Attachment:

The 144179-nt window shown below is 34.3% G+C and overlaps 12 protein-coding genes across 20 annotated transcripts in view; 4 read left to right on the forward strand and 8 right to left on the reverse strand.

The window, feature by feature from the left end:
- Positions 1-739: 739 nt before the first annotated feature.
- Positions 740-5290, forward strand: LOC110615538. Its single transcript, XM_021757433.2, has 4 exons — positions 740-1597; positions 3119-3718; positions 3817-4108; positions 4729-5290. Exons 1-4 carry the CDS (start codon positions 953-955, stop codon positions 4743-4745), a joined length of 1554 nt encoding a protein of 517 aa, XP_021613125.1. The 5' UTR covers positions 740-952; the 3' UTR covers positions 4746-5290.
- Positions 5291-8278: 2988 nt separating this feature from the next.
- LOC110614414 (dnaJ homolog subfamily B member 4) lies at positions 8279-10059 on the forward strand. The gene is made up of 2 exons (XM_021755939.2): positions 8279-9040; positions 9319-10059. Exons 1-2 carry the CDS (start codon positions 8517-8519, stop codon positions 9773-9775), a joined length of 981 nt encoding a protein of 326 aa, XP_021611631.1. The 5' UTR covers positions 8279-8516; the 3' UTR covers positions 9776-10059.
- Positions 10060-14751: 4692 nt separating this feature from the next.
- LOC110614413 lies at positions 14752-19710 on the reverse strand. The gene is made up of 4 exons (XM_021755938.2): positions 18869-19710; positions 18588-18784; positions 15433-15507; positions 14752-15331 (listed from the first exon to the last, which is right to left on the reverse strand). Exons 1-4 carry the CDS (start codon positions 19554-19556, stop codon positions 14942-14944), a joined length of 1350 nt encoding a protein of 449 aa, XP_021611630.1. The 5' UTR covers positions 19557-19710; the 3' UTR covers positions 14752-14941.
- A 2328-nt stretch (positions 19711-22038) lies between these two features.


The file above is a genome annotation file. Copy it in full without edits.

The 144179-nt window shown below is 34.3% G+C and overlaps 12 protein-coding genes across 20 annotated transcripts in view; 4 read left to right on the forward strand and 8 right to left on the reverse strand.

The window, feature by feature from the left end:
- Positions 1-739: 739 nt before the first annotated feature.
- Positions 740-5290, forward strand: LOC110615538. Its single transcript, XM_021757433.2, has 4 exons — positions 740-1597; positions 3119-3718; positions 3817-4108; positions 4729-5290. Exons 1-4 carry the CDS (start codon positions 953-955, stop codon positions 4743-4745), a joined length of 1554 nt encoding a protein of 517 aa, XP_021613125.1. The 5' UTR covers positions 740-952; the 3' UTR covers positions 4746-5290.
- Positions 5291-8278: 2988 nt separating this feature from the next.
- LOC110614414 (dnaJ homolog subfamily B member 4) lies at positions 8279-10059 on the forward strand. The gene is made up of 2 exons (XM_021755939.2): positions 8279-9040; positions 9319-10059. Exons 1-2 carry the CDS (start codon positions 8517-8519, stop codon positions 9773-9775), a joined length of 981 nt encoding a protein of 326 aa, XP_021611631.1. The 5' UTR covers positions 8279-8516; the 3' UTR covers positions 9776-10059.
- Positions 10060-14751: 4692 nt separating this feature from the next.
- LOC110614413 lies at positions 14752-19710 on the reverse strand. The gene is made up of 4 exons (XM_021755938.2): positions 18869-19710; positions 18588-18784; positions 15433-15507; positions 14752-15331 (listed from the first exon to the last, which is right to left on the reverse strand). Exons 1-4 carry the CDS (start codon positions 19554-19556, stop codon positions 14942-14944), a joined length of 1350 nt encoding a protein of 449 aa, XP_021611630.1. The 5' UTR covers positions 19557-19710; the 3' UTR covers positions 14752-14941.
- A 2328-nt stretch (positions 19711-22038) lies between these two features.